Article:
This quotation, from the end of Chapter II, is the strongest physical description that we have of Zeena Frome, and it is not a flattering one. The phrases combine to support a picture of Ethan’s wife as unfeminine, dried-up, overly thin, and generally unappealing. Female beauty is traditionally associated with curves and images of fertility, yet Zeena is all hard angles and protruding bones—with her flat breast and tall figure, she seems stripped of all sexuality, all romantic allure. Moreover, she appears very old. Her aged features bespeak her inner weariness as well as her demand for respect and her lack of playfulness. Her unattractiveness and premature agedness contribute to the novel’s sharp opposition between Zeena and Mattie: Zeena Frome is cold and unappealing, a woman prone to long silences, who is always described as speaking in a “flat whine,” while Mattie Silver is a picture of youthful vigor and beauty, with a sparkling personality and name to match. In the contest for Ethan’s devotions, all that Zeena has on her side is convention and her husband’s inertia. Ultimately, however, these prove enough to prevent Ethan from fulfilling his dreams and passions.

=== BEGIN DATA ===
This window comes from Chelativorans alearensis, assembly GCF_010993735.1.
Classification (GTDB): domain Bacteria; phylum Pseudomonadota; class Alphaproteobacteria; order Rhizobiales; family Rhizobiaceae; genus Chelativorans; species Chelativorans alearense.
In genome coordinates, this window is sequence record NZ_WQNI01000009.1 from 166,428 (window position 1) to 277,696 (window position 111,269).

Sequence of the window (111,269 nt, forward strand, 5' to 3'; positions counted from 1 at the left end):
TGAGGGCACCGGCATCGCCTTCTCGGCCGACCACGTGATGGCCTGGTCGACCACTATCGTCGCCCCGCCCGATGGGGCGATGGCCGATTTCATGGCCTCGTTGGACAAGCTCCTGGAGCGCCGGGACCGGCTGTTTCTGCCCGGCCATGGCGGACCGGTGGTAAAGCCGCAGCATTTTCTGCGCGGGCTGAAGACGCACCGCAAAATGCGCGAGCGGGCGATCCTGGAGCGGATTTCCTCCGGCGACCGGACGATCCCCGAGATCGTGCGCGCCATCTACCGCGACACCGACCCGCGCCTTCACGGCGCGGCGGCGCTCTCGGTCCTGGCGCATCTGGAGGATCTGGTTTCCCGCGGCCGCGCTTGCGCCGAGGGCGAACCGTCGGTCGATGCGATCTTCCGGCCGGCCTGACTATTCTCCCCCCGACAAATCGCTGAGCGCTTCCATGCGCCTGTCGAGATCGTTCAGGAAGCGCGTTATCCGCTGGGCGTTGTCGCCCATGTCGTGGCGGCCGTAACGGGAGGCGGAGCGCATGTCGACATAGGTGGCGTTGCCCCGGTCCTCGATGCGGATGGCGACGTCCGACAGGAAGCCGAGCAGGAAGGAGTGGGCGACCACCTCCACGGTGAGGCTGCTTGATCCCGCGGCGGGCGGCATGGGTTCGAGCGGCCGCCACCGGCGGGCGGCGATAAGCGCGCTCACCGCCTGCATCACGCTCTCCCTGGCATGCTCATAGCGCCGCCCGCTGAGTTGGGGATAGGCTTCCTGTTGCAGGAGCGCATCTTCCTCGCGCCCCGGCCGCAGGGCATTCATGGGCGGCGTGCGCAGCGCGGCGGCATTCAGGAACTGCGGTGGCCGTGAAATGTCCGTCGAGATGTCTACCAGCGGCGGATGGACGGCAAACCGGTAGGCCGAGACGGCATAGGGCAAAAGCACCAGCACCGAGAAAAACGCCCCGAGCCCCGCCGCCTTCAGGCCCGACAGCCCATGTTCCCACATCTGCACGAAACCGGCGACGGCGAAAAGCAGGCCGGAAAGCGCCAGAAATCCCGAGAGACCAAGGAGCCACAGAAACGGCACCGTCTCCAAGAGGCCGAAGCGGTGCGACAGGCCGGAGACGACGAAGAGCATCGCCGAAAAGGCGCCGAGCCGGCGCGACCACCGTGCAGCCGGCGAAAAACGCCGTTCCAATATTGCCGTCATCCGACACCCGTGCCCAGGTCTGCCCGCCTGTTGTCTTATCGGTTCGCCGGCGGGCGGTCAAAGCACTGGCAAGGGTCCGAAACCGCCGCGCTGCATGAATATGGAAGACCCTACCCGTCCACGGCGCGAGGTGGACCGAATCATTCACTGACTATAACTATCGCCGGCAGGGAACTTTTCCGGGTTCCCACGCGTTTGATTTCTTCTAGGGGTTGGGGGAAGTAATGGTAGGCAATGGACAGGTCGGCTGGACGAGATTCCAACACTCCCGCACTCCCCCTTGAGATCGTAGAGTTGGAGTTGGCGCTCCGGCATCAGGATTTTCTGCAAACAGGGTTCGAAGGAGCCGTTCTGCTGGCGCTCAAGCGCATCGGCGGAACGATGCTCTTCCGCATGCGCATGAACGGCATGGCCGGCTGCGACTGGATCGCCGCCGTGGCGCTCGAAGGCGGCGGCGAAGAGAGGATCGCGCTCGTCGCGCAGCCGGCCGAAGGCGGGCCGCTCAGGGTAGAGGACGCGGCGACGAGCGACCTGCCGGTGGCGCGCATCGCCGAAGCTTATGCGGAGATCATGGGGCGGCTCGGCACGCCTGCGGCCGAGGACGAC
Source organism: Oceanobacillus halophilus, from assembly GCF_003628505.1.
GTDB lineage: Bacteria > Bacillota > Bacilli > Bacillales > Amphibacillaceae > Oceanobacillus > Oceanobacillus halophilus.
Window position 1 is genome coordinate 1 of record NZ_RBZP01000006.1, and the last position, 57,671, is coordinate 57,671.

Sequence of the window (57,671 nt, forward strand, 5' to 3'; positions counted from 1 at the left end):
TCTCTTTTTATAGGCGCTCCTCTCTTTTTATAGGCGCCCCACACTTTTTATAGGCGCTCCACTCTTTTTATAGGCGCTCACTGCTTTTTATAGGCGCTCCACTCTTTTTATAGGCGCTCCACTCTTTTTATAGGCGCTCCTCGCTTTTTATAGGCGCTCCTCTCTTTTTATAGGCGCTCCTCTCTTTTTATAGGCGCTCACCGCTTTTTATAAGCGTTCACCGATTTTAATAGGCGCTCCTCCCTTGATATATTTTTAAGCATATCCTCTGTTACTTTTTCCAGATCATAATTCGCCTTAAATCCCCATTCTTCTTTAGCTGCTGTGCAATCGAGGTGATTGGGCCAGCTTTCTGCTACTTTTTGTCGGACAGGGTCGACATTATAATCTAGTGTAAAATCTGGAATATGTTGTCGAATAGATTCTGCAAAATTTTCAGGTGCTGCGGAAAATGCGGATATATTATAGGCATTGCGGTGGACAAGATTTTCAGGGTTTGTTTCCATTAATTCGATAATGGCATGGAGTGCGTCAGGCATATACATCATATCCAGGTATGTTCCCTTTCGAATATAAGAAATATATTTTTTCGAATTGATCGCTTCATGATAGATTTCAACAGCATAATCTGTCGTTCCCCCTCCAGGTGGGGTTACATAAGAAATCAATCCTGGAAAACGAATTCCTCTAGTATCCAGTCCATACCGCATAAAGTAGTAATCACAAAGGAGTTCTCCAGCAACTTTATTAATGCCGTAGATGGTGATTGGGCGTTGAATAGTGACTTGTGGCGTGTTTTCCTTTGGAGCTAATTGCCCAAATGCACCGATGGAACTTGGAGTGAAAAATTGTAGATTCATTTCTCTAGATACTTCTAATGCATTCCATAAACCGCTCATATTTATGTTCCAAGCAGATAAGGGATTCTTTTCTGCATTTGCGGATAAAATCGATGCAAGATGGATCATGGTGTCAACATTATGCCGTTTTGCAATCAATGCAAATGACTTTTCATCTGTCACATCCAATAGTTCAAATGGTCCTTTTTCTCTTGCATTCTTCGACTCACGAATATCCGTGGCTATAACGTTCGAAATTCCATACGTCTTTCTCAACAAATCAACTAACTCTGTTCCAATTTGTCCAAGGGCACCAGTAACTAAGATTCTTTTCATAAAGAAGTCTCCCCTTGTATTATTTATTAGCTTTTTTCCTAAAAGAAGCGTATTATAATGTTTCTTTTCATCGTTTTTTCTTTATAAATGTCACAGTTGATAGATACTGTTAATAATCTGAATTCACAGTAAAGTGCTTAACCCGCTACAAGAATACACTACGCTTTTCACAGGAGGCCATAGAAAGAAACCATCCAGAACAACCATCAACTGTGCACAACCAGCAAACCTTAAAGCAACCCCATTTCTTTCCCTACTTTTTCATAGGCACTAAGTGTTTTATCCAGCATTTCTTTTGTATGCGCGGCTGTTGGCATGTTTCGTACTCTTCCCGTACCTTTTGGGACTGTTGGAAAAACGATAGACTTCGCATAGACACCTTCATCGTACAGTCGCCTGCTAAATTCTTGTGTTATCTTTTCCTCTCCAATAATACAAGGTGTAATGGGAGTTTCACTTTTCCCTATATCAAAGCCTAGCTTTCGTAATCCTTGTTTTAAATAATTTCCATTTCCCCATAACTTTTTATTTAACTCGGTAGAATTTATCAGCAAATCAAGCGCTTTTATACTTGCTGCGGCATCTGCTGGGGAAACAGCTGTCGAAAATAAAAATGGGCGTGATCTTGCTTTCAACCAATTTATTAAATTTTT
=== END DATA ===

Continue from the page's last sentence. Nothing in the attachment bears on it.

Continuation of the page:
The language of this passage evokes not only ugliness and agedness, but also sickness and death. Zeena’s thinness may result in part from her chronic illness. Moreover, when the narrative draws attention to the “fantastically” exaggerated “hollows and prominences” in her face, its “ring of crimping-pins,” it is evoking more than mere ugliness: it conjures the picture of a skull, with its gaping eye sockets and its streamlined silhouette of a head. Thus, not only does Zeena represent coldness in opposition to robust sexuality and fertility; here she is the picture of death itself, in opposition to life in general. With her, the description implies, day-to-day existence is nothing more than a living death. Escape from her and her household is thus more than a question of indulging a whim; it may indeed be a matter of spiritual survival.